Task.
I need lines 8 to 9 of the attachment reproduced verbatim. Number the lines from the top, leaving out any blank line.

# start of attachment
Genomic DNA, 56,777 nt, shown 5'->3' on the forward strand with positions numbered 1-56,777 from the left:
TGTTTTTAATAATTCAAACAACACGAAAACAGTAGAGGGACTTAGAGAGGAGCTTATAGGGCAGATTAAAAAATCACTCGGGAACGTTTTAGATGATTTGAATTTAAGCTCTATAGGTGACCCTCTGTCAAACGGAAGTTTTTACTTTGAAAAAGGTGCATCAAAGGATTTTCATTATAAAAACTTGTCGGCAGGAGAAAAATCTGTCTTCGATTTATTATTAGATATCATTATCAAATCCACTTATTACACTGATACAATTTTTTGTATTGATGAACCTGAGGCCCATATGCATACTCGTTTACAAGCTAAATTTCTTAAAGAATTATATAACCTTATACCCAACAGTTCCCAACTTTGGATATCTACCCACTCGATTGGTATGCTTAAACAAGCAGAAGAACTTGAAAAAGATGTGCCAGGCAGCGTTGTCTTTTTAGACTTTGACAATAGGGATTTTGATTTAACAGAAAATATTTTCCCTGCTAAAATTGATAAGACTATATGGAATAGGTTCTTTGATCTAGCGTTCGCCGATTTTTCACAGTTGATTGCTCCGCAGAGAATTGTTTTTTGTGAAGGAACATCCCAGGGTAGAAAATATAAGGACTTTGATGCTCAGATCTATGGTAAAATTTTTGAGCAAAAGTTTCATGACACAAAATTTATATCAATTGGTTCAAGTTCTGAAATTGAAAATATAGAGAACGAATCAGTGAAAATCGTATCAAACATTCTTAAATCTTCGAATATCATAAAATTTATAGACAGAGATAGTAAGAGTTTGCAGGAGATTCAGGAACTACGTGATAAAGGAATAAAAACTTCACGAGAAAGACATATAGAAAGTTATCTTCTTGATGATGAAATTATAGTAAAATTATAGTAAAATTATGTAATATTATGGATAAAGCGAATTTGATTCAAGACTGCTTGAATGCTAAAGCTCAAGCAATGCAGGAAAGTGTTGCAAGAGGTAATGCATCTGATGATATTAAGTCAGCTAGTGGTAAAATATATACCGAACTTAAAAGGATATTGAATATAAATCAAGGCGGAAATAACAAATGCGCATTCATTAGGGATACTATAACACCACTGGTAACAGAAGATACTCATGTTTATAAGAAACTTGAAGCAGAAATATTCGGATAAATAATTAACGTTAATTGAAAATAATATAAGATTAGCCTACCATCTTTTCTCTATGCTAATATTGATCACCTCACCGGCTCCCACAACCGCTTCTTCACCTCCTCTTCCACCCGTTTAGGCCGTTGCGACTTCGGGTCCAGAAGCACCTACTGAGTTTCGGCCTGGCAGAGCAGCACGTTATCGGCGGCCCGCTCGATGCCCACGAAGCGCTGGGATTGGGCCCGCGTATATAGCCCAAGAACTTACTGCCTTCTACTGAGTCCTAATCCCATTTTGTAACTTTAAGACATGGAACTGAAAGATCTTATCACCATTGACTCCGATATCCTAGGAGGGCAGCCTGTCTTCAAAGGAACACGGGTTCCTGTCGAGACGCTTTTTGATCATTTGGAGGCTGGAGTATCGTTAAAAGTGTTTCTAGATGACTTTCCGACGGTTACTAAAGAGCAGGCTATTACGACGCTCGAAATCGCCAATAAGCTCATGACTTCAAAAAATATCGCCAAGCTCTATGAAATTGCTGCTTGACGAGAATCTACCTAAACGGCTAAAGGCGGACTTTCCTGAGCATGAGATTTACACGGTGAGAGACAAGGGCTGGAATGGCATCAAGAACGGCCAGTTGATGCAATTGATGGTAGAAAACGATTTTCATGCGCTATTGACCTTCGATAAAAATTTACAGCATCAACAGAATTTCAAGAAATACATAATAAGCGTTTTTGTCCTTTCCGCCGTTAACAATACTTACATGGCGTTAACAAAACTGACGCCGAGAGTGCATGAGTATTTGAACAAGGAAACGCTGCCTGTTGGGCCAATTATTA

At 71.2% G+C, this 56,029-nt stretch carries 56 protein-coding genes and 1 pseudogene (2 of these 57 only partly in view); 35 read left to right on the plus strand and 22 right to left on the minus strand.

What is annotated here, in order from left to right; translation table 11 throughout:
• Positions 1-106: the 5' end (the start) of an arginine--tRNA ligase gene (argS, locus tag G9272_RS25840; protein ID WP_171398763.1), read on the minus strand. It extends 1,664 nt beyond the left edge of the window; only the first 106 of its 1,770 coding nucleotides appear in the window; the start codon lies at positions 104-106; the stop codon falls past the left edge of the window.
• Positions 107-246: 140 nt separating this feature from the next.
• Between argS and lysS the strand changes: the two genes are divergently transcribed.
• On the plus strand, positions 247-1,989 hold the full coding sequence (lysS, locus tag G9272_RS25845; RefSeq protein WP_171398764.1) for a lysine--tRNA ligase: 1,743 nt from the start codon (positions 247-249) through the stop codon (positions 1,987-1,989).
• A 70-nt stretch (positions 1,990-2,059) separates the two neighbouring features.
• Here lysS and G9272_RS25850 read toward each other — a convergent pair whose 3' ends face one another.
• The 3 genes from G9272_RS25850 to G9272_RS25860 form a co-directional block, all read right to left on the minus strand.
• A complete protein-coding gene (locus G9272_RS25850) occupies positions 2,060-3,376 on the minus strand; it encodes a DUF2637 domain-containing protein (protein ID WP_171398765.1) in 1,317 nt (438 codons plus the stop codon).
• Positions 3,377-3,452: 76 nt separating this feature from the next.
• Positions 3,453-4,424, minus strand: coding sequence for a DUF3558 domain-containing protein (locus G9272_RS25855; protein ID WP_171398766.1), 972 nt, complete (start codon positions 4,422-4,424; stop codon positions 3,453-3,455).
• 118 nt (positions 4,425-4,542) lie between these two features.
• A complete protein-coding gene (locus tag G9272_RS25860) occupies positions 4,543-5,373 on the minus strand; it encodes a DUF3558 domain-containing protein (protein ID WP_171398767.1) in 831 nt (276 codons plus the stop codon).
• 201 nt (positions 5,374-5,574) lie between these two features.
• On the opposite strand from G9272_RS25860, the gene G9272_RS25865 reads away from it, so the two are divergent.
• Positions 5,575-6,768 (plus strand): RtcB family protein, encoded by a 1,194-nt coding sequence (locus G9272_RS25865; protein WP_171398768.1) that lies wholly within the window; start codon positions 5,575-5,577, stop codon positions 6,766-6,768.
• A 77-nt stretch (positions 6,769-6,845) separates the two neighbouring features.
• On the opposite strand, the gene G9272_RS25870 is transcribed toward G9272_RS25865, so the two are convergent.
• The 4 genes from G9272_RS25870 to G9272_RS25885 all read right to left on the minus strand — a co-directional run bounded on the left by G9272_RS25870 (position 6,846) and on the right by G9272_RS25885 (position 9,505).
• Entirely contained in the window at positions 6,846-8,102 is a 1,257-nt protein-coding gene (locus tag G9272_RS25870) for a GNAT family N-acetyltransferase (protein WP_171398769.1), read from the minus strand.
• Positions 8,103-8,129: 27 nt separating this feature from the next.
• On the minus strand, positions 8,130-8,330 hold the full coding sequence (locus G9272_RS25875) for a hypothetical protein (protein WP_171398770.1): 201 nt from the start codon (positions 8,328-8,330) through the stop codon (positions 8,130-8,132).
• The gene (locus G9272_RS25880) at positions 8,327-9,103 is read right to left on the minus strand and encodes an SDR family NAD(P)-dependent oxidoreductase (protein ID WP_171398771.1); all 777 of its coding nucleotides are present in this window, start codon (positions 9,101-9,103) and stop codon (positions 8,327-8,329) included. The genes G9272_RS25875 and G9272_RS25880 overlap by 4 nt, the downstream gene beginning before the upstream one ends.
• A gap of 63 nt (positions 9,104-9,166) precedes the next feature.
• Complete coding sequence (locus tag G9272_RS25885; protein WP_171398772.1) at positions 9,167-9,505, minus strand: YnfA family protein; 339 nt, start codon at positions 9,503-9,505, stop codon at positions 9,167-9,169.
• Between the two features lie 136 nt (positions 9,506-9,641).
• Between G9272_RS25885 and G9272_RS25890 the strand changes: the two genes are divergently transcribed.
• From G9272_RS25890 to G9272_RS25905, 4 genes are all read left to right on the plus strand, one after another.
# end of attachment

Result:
• On the plus strand, positions 247-1,989 hold the full coding sequence (lysS, locus tag G9272_RS25845; RefSeq protein WP_171398764.1) for a lysine--tRNA ligase: 1,743 nt from the start codon (positions 247-249) through the stop codon (positions 1,987-1,989).
• A 70-nt stretch (positions 1,990-2,059) separates the two neighbouring features.